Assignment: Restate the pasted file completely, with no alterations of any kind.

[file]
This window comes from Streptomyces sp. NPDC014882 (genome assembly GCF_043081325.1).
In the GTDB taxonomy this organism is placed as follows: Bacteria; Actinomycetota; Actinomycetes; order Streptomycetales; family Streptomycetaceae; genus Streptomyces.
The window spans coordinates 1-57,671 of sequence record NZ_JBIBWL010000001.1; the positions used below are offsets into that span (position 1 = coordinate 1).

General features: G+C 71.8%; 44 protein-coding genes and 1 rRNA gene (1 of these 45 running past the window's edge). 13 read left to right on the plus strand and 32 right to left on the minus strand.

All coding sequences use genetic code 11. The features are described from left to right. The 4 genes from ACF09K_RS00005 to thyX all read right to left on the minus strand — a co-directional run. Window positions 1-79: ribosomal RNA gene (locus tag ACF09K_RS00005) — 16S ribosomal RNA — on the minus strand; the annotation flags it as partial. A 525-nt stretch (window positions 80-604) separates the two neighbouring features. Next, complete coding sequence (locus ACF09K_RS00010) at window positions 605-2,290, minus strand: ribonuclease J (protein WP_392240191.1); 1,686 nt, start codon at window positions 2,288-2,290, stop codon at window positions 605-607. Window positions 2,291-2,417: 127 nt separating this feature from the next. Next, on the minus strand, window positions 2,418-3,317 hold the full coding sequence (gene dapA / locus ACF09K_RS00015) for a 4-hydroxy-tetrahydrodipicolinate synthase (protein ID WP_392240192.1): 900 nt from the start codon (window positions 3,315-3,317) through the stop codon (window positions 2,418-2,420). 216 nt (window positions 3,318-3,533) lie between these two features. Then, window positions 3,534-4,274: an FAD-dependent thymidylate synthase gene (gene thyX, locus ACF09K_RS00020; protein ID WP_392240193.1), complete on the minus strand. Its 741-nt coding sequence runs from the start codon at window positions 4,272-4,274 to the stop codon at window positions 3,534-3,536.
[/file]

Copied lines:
This window comes from Streptomyces sp. NPDC014882 (genome assembly GCF_043081325.1).
In the GTDB taxonomy this organism is placed as follows: Bacteria; Actinomycetota; Actinomycetes; order Streptomycetales; family Streptomycetaceae; genus Streptomyces.
The window spans coordinates 1-57,671 of sequence record NZ_JBIBWL010000001.1; the positions used below are offsets into that span (position 1 = coordinate 1).

General features: G+C 71.8%; 44 protein-coding genes and 1 rRNA gene (1 of these 45 running past the window's edge). 13 read left to right on the plus strand and 32 right to left on the minus strand.

All coding sequences use genetic code 11. The features are described from left to right. The 4 genes from ACF09K_RS00005 to thyX all read right to left on the minus strand — a co-directional run. Window positions 1-79: ribosomal RNA gene (locus tag ACF09K_RS00005) — 16S ribosomal RNA — on the minus strand; the annotation flags it as partial. A 525-nt stretch (window positions 80-604) separates the two neighbouring features. Next, complete coding sequence (locus ACF09K_RS00010) at window positions 605-2,290, minus strand: ribonuclease J (protein WP_392240191.1); 1,686 nt, start codon at window positions 2,288-2,290, stop codon at window positions 605-607. Window positions 2,291-2,417: 127 nt separating this feature from the next. Next, on the minus strand, window positions 2,418-3,317 hold the full coding sequence (gene dapA / locus ACF09K_RS00015) for a 4-hydroxy-tetrahydrodipicolinate synthase (protein ID WP_392240192.1): 900 nt from the start codon (window positions 3,315-3,317) through the stop codon (window positions 2,418-2,420). 216 nt (window positions 3,318-3,533) lie between these two features. Then, window positions 3,534-4,274: an FAD-dependent thymidylate synthase gene (gene thyX, locus ACF09K_RS00020; protein ID WP_392240193.1), complete on the minus strand. Its 741-nt coding sequence runs from the start codon at window positions 4,272-4,274 to the stop codon at window positions 3,534-3,536.